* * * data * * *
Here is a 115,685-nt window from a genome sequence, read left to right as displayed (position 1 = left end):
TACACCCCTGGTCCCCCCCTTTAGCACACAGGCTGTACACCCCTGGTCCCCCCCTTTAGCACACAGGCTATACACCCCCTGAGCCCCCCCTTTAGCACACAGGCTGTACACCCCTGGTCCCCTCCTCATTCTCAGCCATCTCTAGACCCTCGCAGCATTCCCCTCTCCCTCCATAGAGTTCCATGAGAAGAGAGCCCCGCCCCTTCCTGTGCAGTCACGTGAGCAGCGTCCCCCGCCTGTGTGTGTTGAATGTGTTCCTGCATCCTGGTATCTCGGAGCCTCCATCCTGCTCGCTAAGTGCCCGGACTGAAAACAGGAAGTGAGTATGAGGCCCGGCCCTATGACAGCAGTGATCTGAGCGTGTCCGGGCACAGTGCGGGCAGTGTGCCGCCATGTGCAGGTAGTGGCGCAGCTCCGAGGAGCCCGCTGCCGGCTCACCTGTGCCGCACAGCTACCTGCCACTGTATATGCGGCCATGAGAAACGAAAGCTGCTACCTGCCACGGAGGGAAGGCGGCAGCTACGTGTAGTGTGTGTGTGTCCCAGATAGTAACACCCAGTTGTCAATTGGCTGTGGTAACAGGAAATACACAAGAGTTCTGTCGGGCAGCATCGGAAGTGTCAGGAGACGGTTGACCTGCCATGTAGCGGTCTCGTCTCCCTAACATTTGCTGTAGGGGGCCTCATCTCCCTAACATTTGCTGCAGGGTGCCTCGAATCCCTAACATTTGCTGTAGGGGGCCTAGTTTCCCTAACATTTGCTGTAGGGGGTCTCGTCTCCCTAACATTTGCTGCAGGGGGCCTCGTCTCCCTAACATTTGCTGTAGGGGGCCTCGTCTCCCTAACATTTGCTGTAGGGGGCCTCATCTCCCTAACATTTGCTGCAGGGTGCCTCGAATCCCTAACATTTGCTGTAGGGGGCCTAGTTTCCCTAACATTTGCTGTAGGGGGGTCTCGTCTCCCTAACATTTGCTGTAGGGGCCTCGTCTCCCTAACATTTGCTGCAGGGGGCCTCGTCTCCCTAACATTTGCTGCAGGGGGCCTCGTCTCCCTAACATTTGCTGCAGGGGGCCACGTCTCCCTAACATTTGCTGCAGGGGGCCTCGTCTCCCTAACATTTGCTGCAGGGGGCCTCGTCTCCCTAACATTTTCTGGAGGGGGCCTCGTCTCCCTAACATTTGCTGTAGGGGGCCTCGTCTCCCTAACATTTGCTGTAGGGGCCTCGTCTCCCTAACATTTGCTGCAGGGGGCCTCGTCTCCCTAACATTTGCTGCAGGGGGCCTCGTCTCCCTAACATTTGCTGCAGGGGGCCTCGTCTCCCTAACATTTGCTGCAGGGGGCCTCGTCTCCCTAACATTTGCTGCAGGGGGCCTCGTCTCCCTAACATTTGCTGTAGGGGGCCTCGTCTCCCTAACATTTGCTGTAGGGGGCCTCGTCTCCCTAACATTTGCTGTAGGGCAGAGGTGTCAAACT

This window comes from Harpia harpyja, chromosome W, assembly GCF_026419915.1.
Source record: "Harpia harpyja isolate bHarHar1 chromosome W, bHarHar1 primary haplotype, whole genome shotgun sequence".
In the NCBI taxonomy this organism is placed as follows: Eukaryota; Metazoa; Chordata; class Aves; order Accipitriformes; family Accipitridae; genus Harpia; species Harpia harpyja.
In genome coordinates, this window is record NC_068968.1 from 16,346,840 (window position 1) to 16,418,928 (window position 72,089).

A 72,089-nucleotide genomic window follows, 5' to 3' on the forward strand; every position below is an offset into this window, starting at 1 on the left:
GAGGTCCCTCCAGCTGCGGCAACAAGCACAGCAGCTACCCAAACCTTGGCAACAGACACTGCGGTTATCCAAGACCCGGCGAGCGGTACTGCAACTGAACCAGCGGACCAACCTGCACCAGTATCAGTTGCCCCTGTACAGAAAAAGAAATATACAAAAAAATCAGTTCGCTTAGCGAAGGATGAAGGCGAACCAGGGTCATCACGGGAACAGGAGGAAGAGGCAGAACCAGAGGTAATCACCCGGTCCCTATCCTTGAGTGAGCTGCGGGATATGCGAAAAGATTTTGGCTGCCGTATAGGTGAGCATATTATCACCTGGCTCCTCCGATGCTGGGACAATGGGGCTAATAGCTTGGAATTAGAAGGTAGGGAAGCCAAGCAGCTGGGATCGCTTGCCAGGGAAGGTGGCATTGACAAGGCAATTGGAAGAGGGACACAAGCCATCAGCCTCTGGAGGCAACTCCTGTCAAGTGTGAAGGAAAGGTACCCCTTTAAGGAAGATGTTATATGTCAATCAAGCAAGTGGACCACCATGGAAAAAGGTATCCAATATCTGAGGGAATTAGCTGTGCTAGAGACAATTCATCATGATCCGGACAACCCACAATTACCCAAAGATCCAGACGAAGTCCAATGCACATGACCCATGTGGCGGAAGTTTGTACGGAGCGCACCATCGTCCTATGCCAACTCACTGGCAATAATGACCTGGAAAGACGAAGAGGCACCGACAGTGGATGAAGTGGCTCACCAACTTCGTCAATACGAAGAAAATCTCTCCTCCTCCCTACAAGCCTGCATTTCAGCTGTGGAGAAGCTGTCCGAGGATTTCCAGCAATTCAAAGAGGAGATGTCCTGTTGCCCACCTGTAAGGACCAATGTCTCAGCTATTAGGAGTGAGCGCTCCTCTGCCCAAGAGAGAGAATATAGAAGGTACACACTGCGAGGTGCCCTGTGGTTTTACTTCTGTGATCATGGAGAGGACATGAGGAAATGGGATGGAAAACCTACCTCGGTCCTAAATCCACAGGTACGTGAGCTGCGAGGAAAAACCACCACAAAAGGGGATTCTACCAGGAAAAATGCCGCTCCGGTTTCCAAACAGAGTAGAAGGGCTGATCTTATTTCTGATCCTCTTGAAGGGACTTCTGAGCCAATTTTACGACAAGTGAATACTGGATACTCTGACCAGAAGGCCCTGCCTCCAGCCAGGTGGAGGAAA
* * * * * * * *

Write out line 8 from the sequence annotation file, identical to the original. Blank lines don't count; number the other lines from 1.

GAGGTCCCTCCAGCTGCGGCAACAAGCACAGCAGCTACCCAAACCTTGGCAACAGACACTGCGGTTATCCAAGACCCGGCGAGCGGTACTGCAACTGAACCAGCGGACCAACCTGCACCAGTATCAGTTGCCCCTGTACAGAAAAAGAAATATACAAAAAAATCAGTTCGCTTAGCGAAGGATGAAGGCGAACCAGGGTCATCACGGGAACAGGAGGAAGAGGCAGAACCAGAGGTAATCACCCGGTCCCTATCCTTGAGTGAGCTGCGGGATATGCGAAAAGATTTTGGCTGCCGTATAGGTGAGCATATTATCACCTGGCTCCTCCGATGCTGGGACAATGGGGCTAATAGCTTGGAATTAGAAGGTAGGGAAGCCAAGCAGCTGGGATCGCTTGCCAGGGAAGGTGGCATTGACAAGGCAATTGGAAGAGGGACACAAGCCATCAGCCTCTGGAGGCAACTCCTGTCAAGTGTGAAGGAAAGGTACCCCTTTAAGGAAGATGTTATATGTCAATCAAGCAAGTGGACCACCATGGAAAAAGGTATCCAATATCTGAGGGAATTAGCTGTGCTAGAGACAATTCATCATGATCCGGACAACCCACAATTACCCAAAGATCCAGACGAAGTCCAATGCACATGACCCATGTGGCGGAAGTTTGTACGGAGCGCACCATCGTCCTATGCCAACTCACTGGCAATAATGACCTGGAAAGACGAAGAGGCACCGACAGTGGATGAAGTGGCTCACCAACTTCGTCAATACGAAGAAAATCTCTCCTCCTCCCTACAAGCCTGCATTTCAGCTGTGGAGAAGCTGTCCGAGGATTTCCAGCAATTCAAAGAGGAGATGTCCTGTTGCCCACCTGTAAGGACCAATGTCTCAGCTATTAGGAGTGAGCGCTCCTCTGCCCAAGAGAGAGAATATAGAAGGTACACACTGCGAGGTGCCCTGTGGTTTTACTTCTGTGATCATGGAGAGGACATGAGGAAATGGGATGGAAAACCTACCTCGGTCCTAAATCCACAGGTACGTGAGCTGCGAGGAAAAACCACCACAAAAGGGGATTCTACCAGGAAAAATGCCGCTCCGGTTTCCAAACAGAGTAGAAGGGCTGATCTTATTTCTGATCCTCTTGAAGGGACTTCTGAGCCAATTTTACGACAAGTGAATACTGGATACTCTGACCAGAAGGCCCTGCCTCCAGCCAGGTGGAGGAAA